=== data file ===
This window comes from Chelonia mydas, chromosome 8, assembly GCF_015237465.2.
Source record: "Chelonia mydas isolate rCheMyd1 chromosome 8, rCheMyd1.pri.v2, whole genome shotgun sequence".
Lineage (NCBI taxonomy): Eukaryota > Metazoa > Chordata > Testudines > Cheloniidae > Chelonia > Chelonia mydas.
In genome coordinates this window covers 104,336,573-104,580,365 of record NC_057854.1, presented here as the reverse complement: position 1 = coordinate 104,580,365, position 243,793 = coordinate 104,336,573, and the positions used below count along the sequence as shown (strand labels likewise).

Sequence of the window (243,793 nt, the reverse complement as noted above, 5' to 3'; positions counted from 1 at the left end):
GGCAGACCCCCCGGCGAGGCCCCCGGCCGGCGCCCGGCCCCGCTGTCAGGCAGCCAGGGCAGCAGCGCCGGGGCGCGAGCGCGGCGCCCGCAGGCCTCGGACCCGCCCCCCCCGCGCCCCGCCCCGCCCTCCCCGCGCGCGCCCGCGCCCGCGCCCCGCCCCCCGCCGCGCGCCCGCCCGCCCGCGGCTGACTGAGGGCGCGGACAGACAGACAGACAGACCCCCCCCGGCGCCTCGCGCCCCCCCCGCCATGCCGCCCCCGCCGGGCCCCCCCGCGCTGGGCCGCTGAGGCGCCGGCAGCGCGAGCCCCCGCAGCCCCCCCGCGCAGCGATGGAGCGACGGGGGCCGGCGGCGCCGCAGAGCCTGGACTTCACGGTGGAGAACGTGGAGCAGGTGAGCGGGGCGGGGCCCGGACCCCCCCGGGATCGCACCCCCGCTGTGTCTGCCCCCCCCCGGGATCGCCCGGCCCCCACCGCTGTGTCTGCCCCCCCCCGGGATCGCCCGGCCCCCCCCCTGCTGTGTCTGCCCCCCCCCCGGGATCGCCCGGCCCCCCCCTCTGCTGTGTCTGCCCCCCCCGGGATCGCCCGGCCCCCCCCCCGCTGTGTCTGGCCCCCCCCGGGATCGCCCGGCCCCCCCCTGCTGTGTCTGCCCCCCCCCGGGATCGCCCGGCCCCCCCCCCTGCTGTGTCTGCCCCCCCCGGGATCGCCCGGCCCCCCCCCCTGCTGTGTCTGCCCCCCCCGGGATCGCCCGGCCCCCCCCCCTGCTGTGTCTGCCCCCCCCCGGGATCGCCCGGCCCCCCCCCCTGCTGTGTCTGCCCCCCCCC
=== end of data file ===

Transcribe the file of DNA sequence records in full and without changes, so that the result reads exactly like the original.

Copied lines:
This window comes from Chelonia mydas, chromosome 8, assembly GCF_015237465.2.
Source record: "Chelonia mydas isolate rCheMyd1 chromosome 8, rCheMyd1.pri.v2, whole genome shotgun sequence".
Lineage (NCBI taxonomy): Eukaryota > Metazoa > Chordata > Testudines > Cheloniidae > Chelonia > Chelonia mydas.
In genome coordinates this window covers 104,336,573-104,580,365 of record NC_057854.1, presented here as the reverse complement: position 1 = coordinate 104,580,365, position 243,793 = coordinate 104,336,573, and the positions used below count along the sequence as shown (strand labels likewise).

Sequence of the window (243,793 nt, the reverse complement as noted above, 5' to 3'; positions counted from 1 at the left end):
GGCAGACCCCCCGGCGAGGCCCCCGGCCGGCGCCCGGCCCCGCTGTCAGGCAGCCAGGGCAGCAGCGCCGGGGCGCGAGCGCGGCGCCCGCAGGCCTCGGACCCGCCCCCCCCGCGCCCCGCCCCGCCCTCCCCGCGCGCGCCCGCGCCCGCGCCCCGCCCCCCGCCGCGCGCCCGCCCGCCCGCGGCTGACTGAGGGCGCGGACAGACAGACAGACAGACCCCCCCCGGCGCCTCGCGCCCCCCCCGCCATGCCGCCCCCGCCGGGCCCCCCCGCGCTGGGCCGCTGAGGCGCCGGCAGCGCGAGCCCCCGCAGCCCCCCCGCGCAGCGATGGAGCGACGGGGGCCGGCGGCGCCGCAGAGCCTGGACTTCACGGTGGAGAACGTGGAGCAGGTGAGCGGGGCGGGGCCCGGACCCCCCCGGGATCGCACCCCCGCTGTGTCTGCCCCCCCCCGGGATCGCCCGGCCCCCACCGCTGTGTCTGCCCCCCCCCGGGATCGCCCGGCCCCCCCCCTGCTGTGTCTGCCCCCCCCCCGGGATCGCCCGGCCCCCCCCTCTGCTGTGTCTGCCCCCCCCGGGATCGCCCGGCCCCCCCCCCGCTGTGTCTGGCCCCCCCCGGGATCGCCCGGCCCCCCCCTGCTGTGTCTGCCCCCCCCCGGGATCGCCCGGCCCCCCCCCCTGCTGTGTCTGCCCCCCCCGGGATCGCCCGGCCCCCCCCCCTGCTGTGTCTGCCCCCCCCGGGATCGCCCGGCCCCCCCCCCTGCTGTGTCTGCCCCCCCCCGGGATCGCCCGGCCCCCCCCCCTGCTGTGTCTGCCCCCCCCC